In another half-mile, 2.4 miles into the trek, you turn right at the Goat Hill Connector Trail. If we had the time and inclination, we would have traversed the entire 1.8 miles of Goat Hill Trail. But we wanted to get a sampling of the second-growth redwood forest and Douglas firs, so we breezed through four-tenths of a mile of it.
Pine needles cushioned the single-track path, which ran slightly downhill. Crane your neck up to gauge the full height of the trees, and look down to see stumps left behind by the logging in the early 20th century (stopped by 1961, when Butano became a state park).
You're almost sad to see the junction for the continuation of the Olmo Fire Trail. Turning right from there, it's a careening mile-long downhill, with gentle switchbacks to the Six Bridges Trail. At this point, you're near the Ben Ries Campground, so you're likely to see your first signs of human life. Someone has stretched a zipline between two redwoods on this downhill stretch of Olmo. That's the quicker way down.
Six Bridges Trail marks the four-mile mark in the trek, and the last mile is a series of rolling gentle hills (after the initial short, steep climb to get to the ridgeline). As the name implies, you'll cross six bridges, the fourth of which moves like a trampoline, so watch your footing.
You're back in riparian alder forest again. In the spring and summer, this is said to be a great stretch for berry picking.
In no time, it seems, you're back at Año Nuevo Trailhead, back in the car, then back at the beach to let the foamy surf wash over your tired, trail-dusty feet.
The Arroyo de los Frijoles Trail can wait for another day.
BUTANO STATE PARKTrail: 3-10 mile options
Directions: Take I-80 to I-580 over the San Mateo Bridge on Highway 92. When Highway 92 ends in Half Moon Bay, turn left and head south 15 miles to Pescadero Road. Turn left and travel 2.5 miles to Cloverdale Road. Turn right and go 4.2 miles to Butano State Park. Turn left at the park entrance and travel three-tenths of a mile to the entrance station. Cost is $10 (free if you buy a yearly state park Poppy Pass for $90).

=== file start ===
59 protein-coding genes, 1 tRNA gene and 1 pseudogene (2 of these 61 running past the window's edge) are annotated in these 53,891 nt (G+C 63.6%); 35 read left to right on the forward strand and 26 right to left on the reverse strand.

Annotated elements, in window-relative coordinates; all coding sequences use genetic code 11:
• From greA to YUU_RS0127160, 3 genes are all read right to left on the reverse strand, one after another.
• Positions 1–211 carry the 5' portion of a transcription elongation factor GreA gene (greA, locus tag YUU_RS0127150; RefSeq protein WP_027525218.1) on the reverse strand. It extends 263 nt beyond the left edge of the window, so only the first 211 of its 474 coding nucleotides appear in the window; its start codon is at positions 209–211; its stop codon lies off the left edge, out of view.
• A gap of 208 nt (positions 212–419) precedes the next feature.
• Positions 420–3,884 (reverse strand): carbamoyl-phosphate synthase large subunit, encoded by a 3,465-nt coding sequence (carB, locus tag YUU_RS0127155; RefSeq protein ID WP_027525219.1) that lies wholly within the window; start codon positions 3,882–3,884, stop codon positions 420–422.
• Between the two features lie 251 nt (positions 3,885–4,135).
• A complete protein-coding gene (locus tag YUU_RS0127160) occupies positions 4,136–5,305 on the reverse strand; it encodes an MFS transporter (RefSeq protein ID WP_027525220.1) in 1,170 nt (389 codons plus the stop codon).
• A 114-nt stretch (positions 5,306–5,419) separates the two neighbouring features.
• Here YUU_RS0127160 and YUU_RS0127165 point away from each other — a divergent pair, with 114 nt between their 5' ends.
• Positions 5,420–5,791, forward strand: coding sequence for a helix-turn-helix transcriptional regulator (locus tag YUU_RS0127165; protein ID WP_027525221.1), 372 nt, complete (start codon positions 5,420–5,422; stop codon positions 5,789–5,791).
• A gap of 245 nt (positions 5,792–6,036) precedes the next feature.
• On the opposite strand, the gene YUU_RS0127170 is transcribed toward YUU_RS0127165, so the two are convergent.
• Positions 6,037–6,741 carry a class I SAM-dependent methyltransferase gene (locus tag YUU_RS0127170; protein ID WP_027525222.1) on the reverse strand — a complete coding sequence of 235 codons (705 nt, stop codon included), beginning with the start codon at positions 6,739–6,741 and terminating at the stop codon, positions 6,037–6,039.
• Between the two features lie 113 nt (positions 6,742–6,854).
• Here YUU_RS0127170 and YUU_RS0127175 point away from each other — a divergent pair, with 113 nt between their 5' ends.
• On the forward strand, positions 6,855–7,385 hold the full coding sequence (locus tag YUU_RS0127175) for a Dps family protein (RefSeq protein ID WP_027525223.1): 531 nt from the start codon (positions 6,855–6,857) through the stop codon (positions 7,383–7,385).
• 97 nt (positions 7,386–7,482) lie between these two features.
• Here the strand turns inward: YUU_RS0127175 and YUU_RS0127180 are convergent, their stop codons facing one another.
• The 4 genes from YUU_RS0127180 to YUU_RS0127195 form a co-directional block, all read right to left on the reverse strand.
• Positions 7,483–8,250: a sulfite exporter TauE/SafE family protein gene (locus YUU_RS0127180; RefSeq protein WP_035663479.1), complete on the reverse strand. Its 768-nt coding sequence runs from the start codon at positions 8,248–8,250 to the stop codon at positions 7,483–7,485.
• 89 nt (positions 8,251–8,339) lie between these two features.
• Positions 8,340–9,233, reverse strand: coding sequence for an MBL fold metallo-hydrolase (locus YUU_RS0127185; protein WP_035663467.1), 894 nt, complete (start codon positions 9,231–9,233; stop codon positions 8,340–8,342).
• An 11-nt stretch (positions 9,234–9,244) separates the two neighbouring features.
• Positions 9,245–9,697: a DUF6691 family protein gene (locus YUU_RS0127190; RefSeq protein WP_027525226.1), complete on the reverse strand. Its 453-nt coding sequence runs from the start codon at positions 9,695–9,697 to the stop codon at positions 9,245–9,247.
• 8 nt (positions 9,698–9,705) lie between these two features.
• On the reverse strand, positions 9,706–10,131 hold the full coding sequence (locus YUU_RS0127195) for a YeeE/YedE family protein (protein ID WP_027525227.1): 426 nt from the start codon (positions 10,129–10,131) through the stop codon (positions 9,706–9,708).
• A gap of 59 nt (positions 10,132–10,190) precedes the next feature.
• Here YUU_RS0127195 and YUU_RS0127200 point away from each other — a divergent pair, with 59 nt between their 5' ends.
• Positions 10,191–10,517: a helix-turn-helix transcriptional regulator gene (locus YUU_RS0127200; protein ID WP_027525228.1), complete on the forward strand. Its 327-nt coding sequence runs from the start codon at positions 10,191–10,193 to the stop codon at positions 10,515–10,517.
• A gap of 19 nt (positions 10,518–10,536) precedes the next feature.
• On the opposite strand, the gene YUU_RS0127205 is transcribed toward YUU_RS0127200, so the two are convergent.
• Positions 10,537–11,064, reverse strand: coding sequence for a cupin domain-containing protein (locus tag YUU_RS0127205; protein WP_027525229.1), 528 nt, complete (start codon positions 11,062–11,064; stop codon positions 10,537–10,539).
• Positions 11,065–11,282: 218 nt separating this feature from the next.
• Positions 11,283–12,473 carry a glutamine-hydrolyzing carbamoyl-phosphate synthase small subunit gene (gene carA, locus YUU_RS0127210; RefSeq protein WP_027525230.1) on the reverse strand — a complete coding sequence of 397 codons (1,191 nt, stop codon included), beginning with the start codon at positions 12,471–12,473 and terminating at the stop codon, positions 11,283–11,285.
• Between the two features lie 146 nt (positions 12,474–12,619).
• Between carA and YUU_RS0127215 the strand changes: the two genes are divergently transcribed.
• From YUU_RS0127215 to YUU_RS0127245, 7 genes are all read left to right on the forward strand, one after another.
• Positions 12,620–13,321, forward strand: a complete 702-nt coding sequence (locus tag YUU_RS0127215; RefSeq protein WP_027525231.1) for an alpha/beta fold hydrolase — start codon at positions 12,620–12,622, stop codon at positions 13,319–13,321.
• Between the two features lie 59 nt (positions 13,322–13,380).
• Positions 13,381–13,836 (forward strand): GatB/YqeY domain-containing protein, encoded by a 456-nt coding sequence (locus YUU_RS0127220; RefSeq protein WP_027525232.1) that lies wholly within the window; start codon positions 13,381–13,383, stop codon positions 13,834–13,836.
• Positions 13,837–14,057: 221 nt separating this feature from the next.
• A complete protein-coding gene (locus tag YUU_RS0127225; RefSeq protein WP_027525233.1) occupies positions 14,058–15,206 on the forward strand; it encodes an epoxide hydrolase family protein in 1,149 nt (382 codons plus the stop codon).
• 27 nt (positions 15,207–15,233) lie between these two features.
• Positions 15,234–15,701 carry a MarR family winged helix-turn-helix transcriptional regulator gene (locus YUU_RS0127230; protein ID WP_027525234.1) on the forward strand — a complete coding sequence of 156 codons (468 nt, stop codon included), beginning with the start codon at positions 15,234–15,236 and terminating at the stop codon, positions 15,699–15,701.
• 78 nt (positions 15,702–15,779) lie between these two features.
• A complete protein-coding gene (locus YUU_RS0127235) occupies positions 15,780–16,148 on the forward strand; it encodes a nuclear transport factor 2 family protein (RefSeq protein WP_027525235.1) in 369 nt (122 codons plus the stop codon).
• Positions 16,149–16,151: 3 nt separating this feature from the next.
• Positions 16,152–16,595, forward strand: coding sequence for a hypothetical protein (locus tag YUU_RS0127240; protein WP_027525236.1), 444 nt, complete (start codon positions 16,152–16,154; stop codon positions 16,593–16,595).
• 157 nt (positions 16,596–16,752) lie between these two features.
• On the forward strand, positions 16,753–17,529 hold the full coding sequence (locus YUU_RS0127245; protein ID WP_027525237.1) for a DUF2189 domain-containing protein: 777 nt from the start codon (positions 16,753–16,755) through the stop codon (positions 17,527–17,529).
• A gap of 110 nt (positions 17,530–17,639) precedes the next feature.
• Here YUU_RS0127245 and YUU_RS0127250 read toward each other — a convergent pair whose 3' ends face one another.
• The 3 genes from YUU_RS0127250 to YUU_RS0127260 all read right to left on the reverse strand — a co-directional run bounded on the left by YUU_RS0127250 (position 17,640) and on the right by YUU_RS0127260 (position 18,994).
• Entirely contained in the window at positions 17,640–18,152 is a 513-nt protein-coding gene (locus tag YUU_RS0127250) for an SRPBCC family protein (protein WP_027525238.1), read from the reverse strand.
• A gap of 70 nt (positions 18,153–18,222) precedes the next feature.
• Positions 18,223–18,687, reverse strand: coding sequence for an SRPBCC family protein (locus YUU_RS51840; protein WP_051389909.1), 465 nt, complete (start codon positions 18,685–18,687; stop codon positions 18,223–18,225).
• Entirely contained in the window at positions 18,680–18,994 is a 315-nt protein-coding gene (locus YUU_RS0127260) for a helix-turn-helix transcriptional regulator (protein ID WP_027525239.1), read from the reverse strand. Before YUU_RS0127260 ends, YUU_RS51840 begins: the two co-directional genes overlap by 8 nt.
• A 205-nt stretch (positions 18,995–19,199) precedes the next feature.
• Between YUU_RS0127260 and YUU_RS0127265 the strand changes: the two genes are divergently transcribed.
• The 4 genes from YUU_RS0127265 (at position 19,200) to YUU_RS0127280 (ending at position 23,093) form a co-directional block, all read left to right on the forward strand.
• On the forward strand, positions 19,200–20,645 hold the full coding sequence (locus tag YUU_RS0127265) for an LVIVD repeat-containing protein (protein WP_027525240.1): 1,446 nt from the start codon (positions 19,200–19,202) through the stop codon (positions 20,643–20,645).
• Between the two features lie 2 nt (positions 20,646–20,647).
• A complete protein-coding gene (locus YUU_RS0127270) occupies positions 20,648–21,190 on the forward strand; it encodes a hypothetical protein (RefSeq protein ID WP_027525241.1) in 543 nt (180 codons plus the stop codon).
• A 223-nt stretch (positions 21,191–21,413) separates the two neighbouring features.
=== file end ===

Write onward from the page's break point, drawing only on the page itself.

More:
FEATURED ROUTE(5 miles)
From the entrance lot, start at the Año Nuevo Trail marker on the south side of the lot. After crossing a bridge, the trail curves left and uphill of switchbacks. Some have wooden stairs, others just jutting roots. At 1.3 miles, turn right on the Olmo Fire Trail. Go downhill a a few hundred feet to the Gazos Trail on the right. Follow Gazos uphill for 0.8 miles. At the 2.1-mile mark, Gazos ends. Turn left on Olmo Fire Trail and go 0.4 miles before turning right on the Goat Hill Connector Trail. At 2.7 miles, veer left at a sign indicating the Olmo Fire Trail is ahead. In another 100 feet, turn right on Olmo and head downhill for about 1.2 miles. At a junction at the 3.5-mile mark, go left at a sign with an arrow that says "Trail to Entrance Road." At 4 miles, turn left and go uphill on the Six Bridges Trail.
EASIER ROUTE(3.3 miles)
When the Año Nuevo Trail dead-ends with the Olmo Fire Trail, take Olmo left and travel to the Six Bridges Trail. (This cuts off the Gazos and Goat Hill trail segments.)
HARDER ROUTE(10.3 miles)
At the park entrance lot, follow the Jackson Flats Trailhead on the north end. Take Jackson Flats Trail about 3 miles until it joins the Butano Fire Road. At the Butano Trail Camp, turn right onto the Canyon Trail until it meets the Indian Trail. Go right until the trail ends at the Olmo Fire Road. After 0.3 miles, go right on the Doe Ridge Trail for about 2 miles until you reach the Goat Hill Trail. Follow Goat Hill downhill to the Ben Ries Campground. That leads to the Six Bridges Trail. Take that trail back to the park entrance.
Difficulty: Moderate (3.3-mile Año Nuevo) to moderate/strenuous (5-mile loop) to strenuous (10-mile loop).
Toilets: Yes, at park entrance
Poison oak probability: High
Will there be blood? Possibly. The fire roads are well groomed, but the single-track is root- and rock-bulging.
Probability of getting lost: Slim
Make a day of it: See the story on Pescadero on Page H1.